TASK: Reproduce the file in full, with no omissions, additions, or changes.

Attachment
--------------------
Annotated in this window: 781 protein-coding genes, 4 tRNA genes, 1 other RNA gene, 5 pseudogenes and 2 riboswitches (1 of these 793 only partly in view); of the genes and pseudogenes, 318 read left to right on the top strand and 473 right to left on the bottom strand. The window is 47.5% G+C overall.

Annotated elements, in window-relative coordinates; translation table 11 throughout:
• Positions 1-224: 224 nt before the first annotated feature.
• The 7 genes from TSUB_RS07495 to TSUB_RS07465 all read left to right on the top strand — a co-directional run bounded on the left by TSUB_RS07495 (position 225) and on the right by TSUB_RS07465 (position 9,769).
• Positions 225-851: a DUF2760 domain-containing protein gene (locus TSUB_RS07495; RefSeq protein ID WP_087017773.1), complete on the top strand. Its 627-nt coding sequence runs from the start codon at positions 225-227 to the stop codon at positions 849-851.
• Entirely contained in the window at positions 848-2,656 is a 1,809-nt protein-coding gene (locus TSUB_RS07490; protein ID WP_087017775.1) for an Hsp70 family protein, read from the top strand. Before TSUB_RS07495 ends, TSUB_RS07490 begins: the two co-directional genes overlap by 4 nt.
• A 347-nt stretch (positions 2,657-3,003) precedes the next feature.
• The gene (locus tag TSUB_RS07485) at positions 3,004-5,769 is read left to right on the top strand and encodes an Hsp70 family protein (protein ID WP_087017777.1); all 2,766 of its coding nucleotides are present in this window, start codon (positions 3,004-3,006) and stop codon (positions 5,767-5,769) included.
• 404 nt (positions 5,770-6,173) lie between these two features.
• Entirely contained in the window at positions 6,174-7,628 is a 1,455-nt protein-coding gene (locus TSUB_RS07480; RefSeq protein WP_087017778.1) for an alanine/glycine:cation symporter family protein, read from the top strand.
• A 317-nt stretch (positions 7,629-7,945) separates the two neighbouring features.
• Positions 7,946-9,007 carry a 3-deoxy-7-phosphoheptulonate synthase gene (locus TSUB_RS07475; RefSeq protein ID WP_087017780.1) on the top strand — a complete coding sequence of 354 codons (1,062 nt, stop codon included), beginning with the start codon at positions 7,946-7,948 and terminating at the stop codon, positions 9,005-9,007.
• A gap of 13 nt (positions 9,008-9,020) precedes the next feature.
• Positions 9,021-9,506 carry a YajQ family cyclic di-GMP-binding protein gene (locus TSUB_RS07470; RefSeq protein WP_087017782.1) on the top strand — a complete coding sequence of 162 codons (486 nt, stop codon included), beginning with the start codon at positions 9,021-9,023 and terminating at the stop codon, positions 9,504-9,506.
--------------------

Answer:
Annotated in this window: 781 protein-coding genes, 4 tRNA genes, 1 other RNA gene, 5 pseudogenes and 2 riboswitches (1 of these 793 only partly in view); of the genes and pseudogenes, 318 read left to right on the top strand and 473 right to left on the bottom strand. The window is 47.5% G+C overall.

Annotated elements, in window-relative coordinates; translation table 11 throughout:
• Positions 1-224: 224 nt before the first annotated feature.
• The 7 genes from TSUB_RS07495 to TSUB_RS07465 all read left to right on the top strand — a co-directional run bounded on the left by TSUB_RS07495 (position 225) and on the right by TSUB_RS07465 (position 9,769).
• Positions 225-851: a DUF2760 domain-containing protein gene (locus TSUB_RS07495; RefSeq protein ID WP_087017773.1), complete on the top strand. Its 627-nt coding sequence runs from the start codon at positions 225-227 to the stop codon at positions 849-851.
• Entirely contained in the window at positions 848-2,656 is a 1,809-nt protein-coding gene (locus TSUB_RS07490; protein ID WP_087017775.1) for an Hsp70 family protein, read from the top strand. Before TSUB_RS07495 ends, TSUB_RS07490 begins: the two co-directional genes overlap by 4 nt.
• A 347-nt stretch (positions 2,657-3,003) precedes the next feature.
• The gene (locus tag TSUB_RS07485) at positions 3,004-5,769 is read left to right on the top strand and encodes an Hsp70 family protein (protein ID WP_087017777.1); all 2,766 of its coding nucleotides are present in this window, start codon (positions 3,004-3,006) and stop codon (positions 5,767-5,769) included.
• 404 nt (positions 5,770-6,173) lie between these two features.
• Entirely contained in the window at positions 6,174-7,628 is a 1,455-nt protein-coding gene (locus TSUB_RS07480; RefSeq protein WP_087017778.1) for an alanine/glycine:cation symporter family protein, read from the top strand.
• A 317-nt stretch (positions 7,629-7,945) separates the two neighbouring features.
• Positions 7,946-9,007 carry a 3-deoxy-7-phosphoheptulonate synthase gene (locus TSUB_RS07475; RefSeq protein ID WP_087017780.1) on the top strand — a complete coding sequence of 354 codons (1,062 nt, stop codon included), beginning with the start codon at positions 7,946-7,948 and terminating at the stop codon, positions 9,005-9,007.
• A gap of 13 nt (positions 9,008-9,020) precedes the next feature.
• Positions 9,021-9,506 carry a YajQ family cyclic di-GMP-binding protein gene (locus TSUB_RS07470; RefSeq protein WP_087017782.1) on the top strand — a complete coding sequence of 162 codons (486 nt, stop codon included), beginning with the start codon at positions 9,021-9,023 and terminating at the stop codon, positions 9,504-9,506.